In both 2011 and 2015, an unforeseen macro shock sparked selling and led market participants to ponder the future of the global economy and its implications for markets. In both cases, the market righted itself with strong recoveries in October. Over a longer horizon, we might remember that the markets followed 2011 with very robust performance over the next few years. Should we expect the same to occur over the next two years?

What’s different this time fundamentally? 
As we entered the summers of 2011 and 2015, broad equity market trends had been very robust in both cases, yet today the global economy is in a very different place.

The economy in 2015 is much stronger than it was in 2011. U.S. unemployment was at 8.8% in October of 2011, compared to 5.0% today. As of September 30, 2011, U.S. real GDP had grown only 0.2% since its prior peak reached in the fourth quarter of 2007. By 2015, U.S. GDP had grown nearly 8% since that point. In 2011, housing had yet to bottom out and would not bottom until the beginning of 2012 in many markets. Today, the housing market has had price appreciation for three consecutive years.

The salient difference between 2011 and 2015 is that in the late summer of 2011, a tremendous growth opportunity for the U.S. economy remained, while in 2015, slack in the U.S. economy is not immediately identifiable. Put another way, it is not immediately apparent whether and how much additional growth can be expected.

What’s different this time technically? 
Leading up to the summer of 2011, the U.S. was just wrapping up its second iteration of Quantitative Easing (“QE”). However, the European Central Bank was still in the very early stages of pondering QE and most of Europe was preoccupied with trying to handle the seemingly imminent departures of Greece and perhaps other periphery countries from the Euro. In Japan, the arrival of Shinzo Abe and the Abenomics platform was still one year away.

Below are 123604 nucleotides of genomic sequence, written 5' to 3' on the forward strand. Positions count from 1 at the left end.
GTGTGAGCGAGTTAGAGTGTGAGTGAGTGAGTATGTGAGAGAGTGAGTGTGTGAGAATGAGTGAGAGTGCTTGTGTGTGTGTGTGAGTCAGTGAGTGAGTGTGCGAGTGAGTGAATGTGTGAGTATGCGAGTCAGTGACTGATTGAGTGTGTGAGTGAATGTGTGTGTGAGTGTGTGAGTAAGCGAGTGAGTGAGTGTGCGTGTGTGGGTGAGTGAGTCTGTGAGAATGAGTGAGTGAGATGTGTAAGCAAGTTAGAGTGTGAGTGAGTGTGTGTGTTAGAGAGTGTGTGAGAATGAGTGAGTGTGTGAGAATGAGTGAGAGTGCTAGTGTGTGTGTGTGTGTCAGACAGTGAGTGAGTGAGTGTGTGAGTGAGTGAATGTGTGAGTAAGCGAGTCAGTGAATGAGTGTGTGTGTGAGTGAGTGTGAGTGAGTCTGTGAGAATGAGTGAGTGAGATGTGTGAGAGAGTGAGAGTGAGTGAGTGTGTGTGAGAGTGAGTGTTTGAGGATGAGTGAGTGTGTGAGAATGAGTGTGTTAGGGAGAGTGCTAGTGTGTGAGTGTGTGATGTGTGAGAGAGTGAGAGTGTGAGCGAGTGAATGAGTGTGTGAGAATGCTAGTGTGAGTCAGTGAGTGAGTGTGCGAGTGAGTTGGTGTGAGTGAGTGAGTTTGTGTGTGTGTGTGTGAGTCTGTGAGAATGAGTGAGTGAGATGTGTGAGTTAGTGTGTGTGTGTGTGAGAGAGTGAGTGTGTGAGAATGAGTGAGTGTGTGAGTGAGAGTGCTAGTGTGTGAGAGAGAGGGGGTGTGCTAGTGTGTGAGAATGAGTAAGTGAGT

In the summer of 2015, the global ‘10,000 year flood’ has occurred in terms of global quantitative easing. In the years leading up to 2011, it was only the U.S.; today, by contrast, the rest of the globe has followed suit and little dry powder remains. In the U.S., we have experienced Operation Twist, QE3, and countless delays in the removal of QE from the markets, which themselves have served as mini stimuli to the markets. In Europe we have seen several memorable quotes from Mario Draghi (“whatever it takes”, “we don’t need unanimity”, “we will do what we must”, etc.) and the coming together of different parties to address the need for monetary action. In Japan, we have seen two arrows fired and the third one sent into flight.

In other words, over the past several years, markets have relied on cheap money which facilitated the removal of slack from the economy. What can markets lean on today?

What does this mean? 
The million dollar (actually a lot more) question is whether the volatility in August and September of this year was merely a normal correction which can be expected to occur in all markets from time to time or, rather, a harbinger of substantial volatility to come. The late summer volatility in 2011 was followed by several years of robust markets. The path going forward from here is less clear given the tremendous amount of QE that is already in the system. Is it reasonable to expect the growth which has occurred over the last few years to persist given that the economy has already approached full employment and as QE programs in the U.S. wind down? Investors will have to weigh the possibilities of both occurring as they position their portfolios going into the turn of the year.

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Andrew Ross, CFA, CQF, FRM, CAIA is an Associate Director working in Portfolio Management, focusing on portfolio construction. He is actively involved in the strategy and asset allocation for the firm’s flagship Moderate Multi-Strategy portfolios and serves as a portfolio manager on three custom account mandates.